Convention Explains How to Convert Your Car to Electric
The Electric Vehicle Conversion Convention began on Wednesday at the Cape Girardeau, Missouri, airport, and runs through Sunday. It was created by Jack Rickard and Brian Noto, whose folksy online video series, EVTV (Electric Vehicle Television), teaches listeners how to convert a car that runs on gasoline into an all-electric vehicle. National Public Radio (NPR) says the show — produced in Rickard and Noto’s Cape Girardeau garage — has developed “something of a cult following.”
After Rickard announced the convention on EVTV, 130 people from eight countries signed up to attend. “Most gatherings are about how electric cars are cool and how they’ll solve the environmental problems,” Rickard said. “We’re more about how to build an electric car.” He added that it’s about leveling the playing field. “You can now build a car, anyone can, much less a manufacturer,” he said.
The main safety problem with cars that owners have converted to all-electric has been the incorrect conversion of the power steering and power brake systems, Missouri Highway Patrol Lt. John Hotz told NPR. “As long as those things have been properly addressed, there’s not a lot of safety issues with the vehicles as far as actually driving them on the road,” he said.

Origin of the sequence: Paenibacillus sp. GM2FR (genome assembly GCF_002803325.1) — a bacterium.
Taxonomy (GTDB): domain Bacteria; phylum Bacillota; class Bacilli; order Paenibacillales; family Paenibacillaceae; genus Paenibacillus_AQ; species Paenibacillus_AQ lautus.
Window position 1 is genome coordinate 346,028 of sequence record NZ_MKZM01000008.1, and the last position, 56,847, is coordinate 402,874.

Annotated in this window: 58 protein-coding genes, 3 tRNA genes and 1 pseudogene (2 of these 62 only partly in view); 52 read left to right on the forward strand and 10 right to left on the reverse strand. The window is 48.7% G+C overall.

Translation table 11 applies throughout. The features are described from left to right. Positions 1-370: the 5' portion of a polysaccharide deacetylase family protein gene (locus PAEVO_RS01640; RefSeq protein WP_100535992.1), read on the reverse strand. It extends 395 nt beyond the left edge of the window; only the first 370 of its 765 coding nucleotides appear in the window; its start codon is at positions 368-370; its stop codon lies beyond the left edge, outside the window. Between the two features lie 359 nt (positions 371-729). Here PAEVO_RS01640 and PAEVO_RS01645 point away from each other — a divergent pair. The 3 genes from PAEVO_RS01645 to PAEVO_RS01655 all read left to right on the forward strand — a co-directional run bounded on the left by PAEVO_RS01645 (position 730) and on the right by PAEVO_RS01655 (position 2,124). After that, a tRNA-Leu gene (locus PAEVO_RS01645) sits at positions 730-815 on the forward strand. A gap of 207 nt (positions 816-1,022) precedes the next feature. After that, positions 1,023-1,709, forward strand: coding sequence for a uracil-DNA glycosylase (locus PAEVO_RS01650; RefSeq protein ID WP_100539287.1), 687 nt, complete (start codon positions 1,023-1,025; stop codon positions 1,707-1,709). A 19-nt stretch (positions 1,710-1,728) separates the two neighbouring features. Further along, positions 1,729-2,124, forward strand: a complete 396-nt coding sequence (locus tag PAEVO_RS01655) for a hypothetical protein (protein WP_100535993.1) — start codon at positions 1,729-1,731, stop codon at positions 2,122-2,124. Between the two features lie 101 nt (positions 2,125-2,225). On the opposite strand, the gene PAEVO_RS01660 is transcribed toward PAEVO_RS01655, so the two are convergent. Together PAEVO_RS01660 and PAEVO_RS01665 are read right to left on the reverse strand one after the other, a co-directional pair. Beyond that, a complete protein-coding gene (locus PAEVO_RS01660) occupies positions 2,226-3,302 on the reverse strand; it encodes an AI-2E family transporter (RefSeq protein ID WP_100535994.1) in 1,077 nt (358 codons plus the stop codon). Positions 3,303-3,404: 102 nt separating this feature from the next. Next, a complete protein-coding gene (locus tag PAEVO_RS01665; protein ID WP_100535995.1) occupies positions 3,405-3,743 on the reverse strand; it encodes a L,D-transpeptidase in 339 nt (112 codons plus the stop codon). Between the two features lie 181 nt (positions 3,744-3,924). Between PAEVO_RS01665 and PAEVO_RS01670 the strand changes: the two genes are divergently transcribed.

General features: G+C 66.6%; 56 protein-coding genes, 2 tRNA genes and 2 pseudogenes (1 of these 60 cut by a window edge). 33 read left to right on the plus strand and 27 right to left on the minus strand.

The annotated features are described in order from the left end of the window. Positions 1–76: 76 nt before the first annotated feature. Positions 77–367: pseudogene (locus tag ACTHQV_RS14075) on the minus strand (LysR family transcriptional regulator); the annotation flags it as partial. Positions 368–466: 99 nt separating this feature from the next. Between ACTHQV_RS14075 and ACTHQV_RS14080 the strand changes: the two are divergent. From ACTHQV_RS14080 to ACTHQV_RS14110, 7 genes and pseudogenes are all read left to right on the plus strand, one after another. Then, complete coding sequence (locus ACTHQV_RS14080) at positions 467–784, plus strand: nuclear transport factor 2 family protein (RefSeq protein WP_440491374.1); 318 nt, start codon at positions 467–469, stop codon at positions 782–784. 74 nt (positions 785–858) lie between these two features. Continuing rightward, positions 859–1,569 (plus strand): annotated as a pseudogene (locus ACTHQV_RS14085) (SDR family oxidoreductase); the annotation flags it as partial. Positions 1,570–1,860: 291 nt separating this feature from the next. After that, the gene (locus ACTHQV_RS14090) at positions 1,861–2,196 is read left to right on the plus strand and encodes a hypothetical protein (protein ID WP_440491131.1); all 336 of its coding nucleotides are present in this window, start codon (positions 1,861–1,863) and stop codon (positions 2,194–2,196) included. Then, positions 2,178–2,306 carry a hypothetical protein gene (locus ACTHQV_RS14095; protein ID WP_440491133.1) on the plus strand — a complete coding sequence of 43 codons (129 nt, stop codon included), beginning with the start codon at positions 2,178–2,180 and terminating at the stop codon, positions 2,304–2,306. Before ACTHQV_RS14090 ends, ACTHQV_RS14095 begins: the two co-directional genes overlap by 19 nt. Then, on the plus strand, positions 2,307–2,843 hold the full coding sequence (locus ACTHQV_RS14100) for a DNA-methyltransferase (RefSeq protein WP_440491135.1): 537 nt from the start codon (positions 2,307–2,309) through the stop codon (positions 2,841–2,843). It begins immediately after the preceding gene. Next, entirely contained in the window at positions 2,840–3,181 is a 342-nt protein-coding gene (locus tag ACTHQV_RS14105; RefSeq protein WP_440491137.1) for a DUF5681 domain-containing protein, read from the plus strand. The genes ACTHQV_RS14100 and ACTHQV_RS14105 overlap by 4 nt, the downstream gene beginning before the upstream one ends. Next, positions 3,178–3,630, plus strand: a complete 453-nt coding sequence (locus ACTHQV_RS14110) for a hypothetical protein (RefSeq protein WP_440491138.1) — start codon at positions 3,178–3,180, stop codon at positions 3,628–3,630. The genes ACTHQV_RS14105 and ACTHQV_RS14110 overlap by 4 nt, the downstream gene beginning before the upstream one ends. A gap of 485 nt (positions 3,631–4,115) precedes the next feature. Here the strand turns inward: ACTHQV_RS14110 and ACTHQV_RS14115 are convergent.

Rickard and Noto say the key is to use the right batteries. They use Chinese-made lithium phosphate ones rather than lead acid batteries. But the lithium phosphate ones (which comprise half the cost of a conversion) jack the price of a typical conversion up to $15,000 to $20,000.
Why in the world would somebody pour that kind of money into a car when the major carmakers can’t seem to find much of a market for their own electric vehicles? For some it’s simply a hobby; others just love to tinker with gadgets.
[…] Rickard says if everybody contributes just one thing toward innovating electric cars, it could be a game-changer for how cars are used in the future.
WynneTruax119, writing for Key To The House, says that converting a gas-powered vehicle to all-electric is a tricky proposition, even with electric vehicle kits, and that not all vehicles can be converted:
Only those that are the very mechanically minded should try this. To transform the car would require intensive modifications to just about all-mechanical components of the car. The whole lot from the engine to the radiator, heater and air-conditioning, to the gauges on the panel.
Here’s the most recent EVTV show:
Image by EVTV, used under Fair Use: Reporting.